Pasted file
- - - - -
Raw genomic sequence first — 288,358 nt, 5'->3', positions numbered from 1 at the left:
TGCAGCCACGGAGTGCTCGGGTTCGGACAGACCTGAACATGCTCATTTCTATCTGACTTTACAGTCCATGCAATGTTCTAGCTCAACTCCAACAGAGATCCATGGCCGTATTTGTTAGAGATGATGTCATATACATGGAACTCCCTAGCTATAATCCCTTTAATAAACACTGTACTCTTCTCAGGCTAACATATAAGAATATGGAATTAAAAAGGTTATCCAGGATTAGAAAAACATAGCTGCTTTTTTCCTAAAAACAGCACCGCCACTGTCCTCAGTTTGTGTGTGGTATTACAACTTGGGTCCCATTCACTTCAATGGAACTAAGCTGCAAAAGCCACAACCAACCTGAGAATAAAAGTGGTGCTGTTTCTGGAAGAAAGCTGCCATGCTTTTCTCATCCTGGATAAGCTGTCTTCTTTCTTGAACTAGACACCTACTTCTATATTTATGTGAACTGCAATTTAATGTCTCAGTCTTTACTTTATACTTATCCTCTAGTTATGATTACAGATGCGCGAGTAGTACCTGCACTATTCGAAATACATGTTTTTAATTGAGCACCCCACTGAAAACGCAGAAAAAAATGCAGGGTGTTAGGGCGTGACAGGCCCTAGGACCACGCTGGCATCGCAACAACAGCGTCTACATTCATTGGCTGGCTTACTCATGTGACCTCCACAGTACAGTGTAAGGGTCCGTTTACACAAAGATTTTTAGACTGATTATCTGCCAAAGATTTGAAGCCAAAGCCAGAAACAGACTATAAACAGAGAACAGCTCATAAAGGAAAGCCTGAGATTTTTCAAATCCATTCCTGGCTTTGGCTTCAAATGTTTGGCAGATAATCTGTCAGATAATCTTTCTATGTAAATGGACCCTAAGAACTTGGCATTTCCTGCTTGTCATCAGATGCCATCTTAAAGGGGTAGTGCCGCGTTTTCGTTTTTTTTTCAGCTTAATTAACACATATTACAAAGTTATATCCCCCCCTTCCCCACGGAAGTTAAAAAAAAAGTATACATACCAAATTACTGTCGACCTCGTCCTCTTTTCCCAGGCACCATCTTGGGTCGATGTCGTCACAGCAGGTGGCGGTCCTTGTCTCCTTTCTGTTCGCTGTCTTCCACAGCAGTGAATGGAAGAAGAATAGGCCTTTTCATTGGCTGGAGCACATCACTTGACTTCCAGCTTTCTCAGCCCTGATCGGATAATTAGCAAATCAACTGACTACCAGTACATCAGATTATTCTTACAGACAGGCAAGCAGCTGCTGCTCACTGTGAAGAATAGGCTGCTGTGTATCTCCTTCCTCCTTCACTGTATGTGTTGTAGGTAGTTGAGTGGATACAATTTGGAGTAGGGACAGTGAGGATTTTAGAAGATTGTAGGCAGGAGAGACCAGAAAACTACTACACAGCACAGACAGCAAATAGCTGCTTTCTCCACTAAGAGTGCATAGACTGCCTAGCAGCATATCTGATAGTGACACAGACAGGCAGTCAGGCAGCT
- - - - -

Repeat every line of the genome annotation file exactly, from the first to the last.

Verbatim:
Raw genomic sequence first — 288,358 nt, 5'->3', positions numbered from 1 at the left:
TGCAGCCACGGAGTGCTCGGGTTCGGACAGACCTGAACATGCTCATTTCTATCTGACTTTACAGTCCATGCAATGTTCTAGCTCAACTCCAACAGAGATCCATGGCCGTATTTGTTAGAGATGATGTCATATACATGGAACTCCCTAGCTATAATCCCTTTAATAAACACTGTACTCTTCTCAGGCTAACATATAAGAATATGGAATTAAAAAGGTTATCCAGGATTAGAAAAACATAGCTGCTTTTTTCCTAAAAACAGCACCGCCACTGTCCTCAGTTTGTGTGTGGTATTACAACTTGGGTCCCATTCACTTCAATGGAACTAAGCTGCAAAAGCCACAACCAACCTGAGAATAAAAGTGGTGCTGTTTCTGGAAGAAAGCTGCCATGCTTTTCTCATCCTGGATAAGCTGTCTTCTTTCTTGAACTAGACACCTACTTCTATATTTATGTGAACTGCAATTTAATGTCTCAGTCTTTACTTTATACTTATCCTCTAGTTATGATTACAGATGCGCGAGTAGTACCTGCACTATTCGAAATACATGTTTTTAATTGAGCACCCCACTGAAAACGCAGAAAAAAATGCAGGGTGTTAGGGCGTGACAGGCCCTAGGACCACGCTGGCATCGCAACAACAGCGTCTACATTCATTGGCTGGCTTACTCATGTGACCTCCACAGTACAGTGTAAGGGTCCGTTTACACAAAGATTTTTAGACTGATTATCTGCCAAAGATTTGAAGCCAAAGCCAGAAACAGACTATAAACAGAGAACAGCTCATAAAGGAAAGCCTGAGATTTTTCAAATCCATTCCTGGCTTTGGCTTCAAATGTTTGGCAGATAATCTGTCAGATAATCTTTCTATGTAAATGGACCCTAAGAACTTGGCATTTCCTGCTTGTCATCAGATGCCATCTTAAAGGGGTAGTGCCGCGTTTTCGTTTTTTTTTCAGCTTAATTAACACATATTACAAAGTTATATCCCCCCCTTCCCCACGGAAGTTAAAAAAAAAGTATACATACCAAATTACTGTCGACCTCGTCCTCTTTTCCCAGGCACCATCTTGGGTCGATGTCGTCACAGCAGGTGGCGGTCCTTGTCTCCTTTCTGTTCGCTGTCTTCCACAGCAGTGAATGGAAGAAGAATAGGCCTTTTCATTGGCTGGAGCACATCACTTGACTTCCAGCTTTCTCAGCCCTGATCGGATAATTAGCAAATCAACTGACTACCAGTACATCAGATTATTCTTACAGACAGGCAAGCAGCTGCTGCTCACTGTGAAGAATAGGCTGCTGTGTATCTCCTTCCTCCTTCACTGTATGTGTTGTAGGTAGTTGAGTGGATACAATTTGGAGTAGGGACAGTGAGGATTTTAGAAGATTGTAGGCAGGAGAGACCAGAAAACTACTACACAGCACAGACAGCAAATAGCTGCTTTCTCCACTAAGAGTGCATAGACTGCCTAGCAGCATATCTGATAGTGACACAGACAGGCAGTCAGGCAGCT